“Pretty normal. Seems animal have a sense around this thing, or so it’s believed. Many will bring one and try again. Look, I buried my snake not long ago, it was getting tired I think. Not sure they make the best animals to cover ground there.” He continued “Are you buying me something or what?”

                        “Oh sure, give me that, and a bottle of water.”

                        He handed a crumpled bill of 5 and thanked.

                        “A word of unsollicited advice?”

                        Kahu noded “Sure.”

                        “See those piles of rocks over there, along the way?”

                        “Looks like inukshuks, are they? Strange place to find them though.”

                        “Yeah, you’ll tend to see more as you get along. People started to build them to pinpoint places they’d been, but over time, they became encampments, and people lost the will to move on.”

                        “So what?”

                        “Don’t stay too long around them.”

                        Kahu shrugged and moved along. The maze was starting to get in focus again, there was not a minute to spare.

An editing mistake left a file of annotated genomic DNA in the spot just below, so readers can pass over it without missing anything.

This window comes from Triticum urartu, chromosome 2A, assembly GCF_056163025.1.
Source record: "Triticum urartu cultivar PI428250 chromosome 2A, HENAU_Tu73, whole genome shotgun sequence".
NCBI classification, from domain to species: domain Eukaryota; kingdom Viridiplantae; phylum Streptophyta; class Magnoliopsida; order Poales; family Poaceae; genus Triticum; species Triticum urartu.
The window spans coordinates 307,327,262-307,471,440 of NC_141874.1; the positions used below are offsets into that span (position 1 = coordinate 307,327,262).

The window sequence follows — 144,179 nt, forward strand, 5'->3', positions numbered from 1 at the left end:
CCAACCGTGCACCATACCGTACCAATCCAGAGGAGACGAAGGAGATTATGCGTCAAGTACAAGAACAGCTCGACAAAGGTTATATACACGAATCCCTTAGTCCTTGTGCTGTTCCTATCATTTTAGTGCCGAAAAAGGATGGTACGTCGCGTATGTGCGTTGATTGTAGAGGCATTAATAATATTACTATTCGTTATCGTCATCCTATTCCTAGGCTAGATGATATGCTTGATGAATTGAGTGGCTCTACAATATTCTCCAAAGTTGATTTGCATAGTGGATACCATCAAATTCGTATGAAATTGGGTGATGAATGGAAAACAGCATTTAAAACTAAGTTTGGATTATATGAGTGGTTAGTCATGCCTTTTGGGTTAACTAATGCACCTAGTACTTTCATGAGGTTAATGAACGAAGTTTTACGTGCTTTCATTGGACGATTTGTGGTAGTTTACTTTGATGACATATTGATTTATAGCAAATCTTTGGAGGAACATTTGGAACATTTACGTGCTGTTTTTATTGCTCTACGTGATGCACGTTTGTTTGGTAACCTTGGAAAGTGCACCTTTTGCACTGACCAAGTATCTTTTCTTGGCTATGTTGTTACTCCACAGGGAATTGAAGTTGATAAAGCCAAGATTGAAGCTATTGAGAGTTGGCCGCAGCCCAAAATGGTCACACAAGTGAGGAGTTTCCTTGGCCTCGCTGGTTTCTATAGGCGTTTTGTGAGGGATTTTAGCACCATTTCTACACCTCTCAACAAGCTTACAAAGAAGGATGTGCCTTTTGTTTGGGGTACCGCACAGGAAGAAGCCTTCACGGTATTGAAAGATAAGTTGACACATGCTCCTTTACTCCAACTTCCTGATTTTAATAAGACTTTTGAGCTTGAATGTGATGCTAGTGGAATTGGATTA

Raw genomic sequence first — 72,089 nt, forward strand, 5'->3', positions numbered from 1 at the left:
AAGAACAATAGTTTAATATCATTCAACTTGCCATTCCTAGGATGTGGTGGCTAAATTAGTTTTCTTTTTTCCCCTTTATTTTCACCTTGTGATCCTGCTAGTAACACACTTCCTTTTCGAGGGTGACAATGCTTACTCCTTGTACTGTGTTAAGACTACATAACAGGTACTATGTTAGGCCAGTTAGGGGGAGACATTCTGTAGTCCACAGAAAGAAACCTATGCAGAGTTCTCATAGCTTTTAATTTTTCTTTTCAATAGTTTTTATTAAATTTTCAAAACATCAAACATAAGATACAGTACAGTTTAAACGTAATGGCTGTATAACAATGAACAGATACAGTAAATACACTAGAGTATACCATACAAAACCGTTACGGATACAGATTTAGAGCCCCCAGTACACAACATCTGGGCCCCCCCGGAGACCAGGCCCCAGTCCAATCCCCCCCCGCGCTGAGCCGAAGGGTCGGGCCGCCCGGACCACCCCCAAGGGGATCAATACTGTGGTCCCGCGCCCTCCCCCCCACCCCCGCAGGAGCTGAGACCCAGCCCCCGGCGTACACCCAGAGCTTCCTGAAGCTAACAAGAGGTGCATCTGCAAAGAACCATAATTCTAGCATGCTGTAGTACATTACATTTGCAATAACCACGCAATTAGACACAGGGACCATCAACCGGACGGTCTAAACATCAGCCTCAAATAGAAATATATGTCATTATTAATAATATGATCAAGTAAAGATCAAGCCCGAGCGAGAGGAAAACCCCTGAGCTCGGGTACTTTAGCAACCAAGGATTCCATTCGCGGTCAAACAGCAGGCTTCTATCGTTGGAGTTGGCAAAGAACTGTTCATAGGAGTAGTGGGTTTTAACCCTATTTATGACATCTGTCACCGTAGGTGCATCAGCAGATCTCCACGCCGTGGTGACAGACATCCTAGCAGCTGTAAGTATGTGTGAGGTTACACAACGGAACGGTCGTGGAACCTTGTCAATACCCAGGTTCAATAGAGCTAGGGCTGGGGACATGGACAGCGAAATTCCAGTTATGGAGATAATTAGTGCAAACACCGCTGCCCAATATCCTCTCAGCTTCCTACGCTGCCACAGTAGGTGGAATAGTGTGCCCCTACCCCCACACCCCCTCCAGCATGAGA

“What if she’s bluffing and it’s a ploy to bargain for a raise…” Godfrey said to Elizabeth keeping his voice down “or even more devious, to get you to write in spite…” he added, slightly concerned about Liz reaction.

                          “Say it bloody loud Godfrey! She wants to sexy up all my stuff, that derelinquant! Caught her doing so waaaay before, she’s never stopped trying. I’m sure her bloody novels are all sentimental romantic rubbish.”

                          Godfrey looked surprised “Funny you say that. She never really struck me as the sentimental type. Are you sure it’s not all jealousy or holding grudge for her disparate appreciation of your taste in art. That rope-snake is very… philosophical.”


                            It felt as if all hell had broken loose this morning. Everyone seemed to look for their heads, and all in the wrong places.

                            What he was really looking for, was his heart. Taking about other people, they used to say things like “his heart’s in the right place, you know”, as a form of apology, as if they knew what was the right place. Maybe they all were wrong, and nobody knew for sure.

                            In the morning, the ginkgo trees in the lane leading to the fortified city had all started to turn to gold, glittering the path with golden flecks. Magic comes from the heart they all whispered in the cold wind telling tales of first snows. Autumn had arrived late this year, and the weather was playing all kinds of strange choreographies.

                            He could do well with a bit of magic, but magic was tricky to harness these days. All the good practitioners of old seemed to have been replaced by snake oil merchants. But the trees still knew about magic.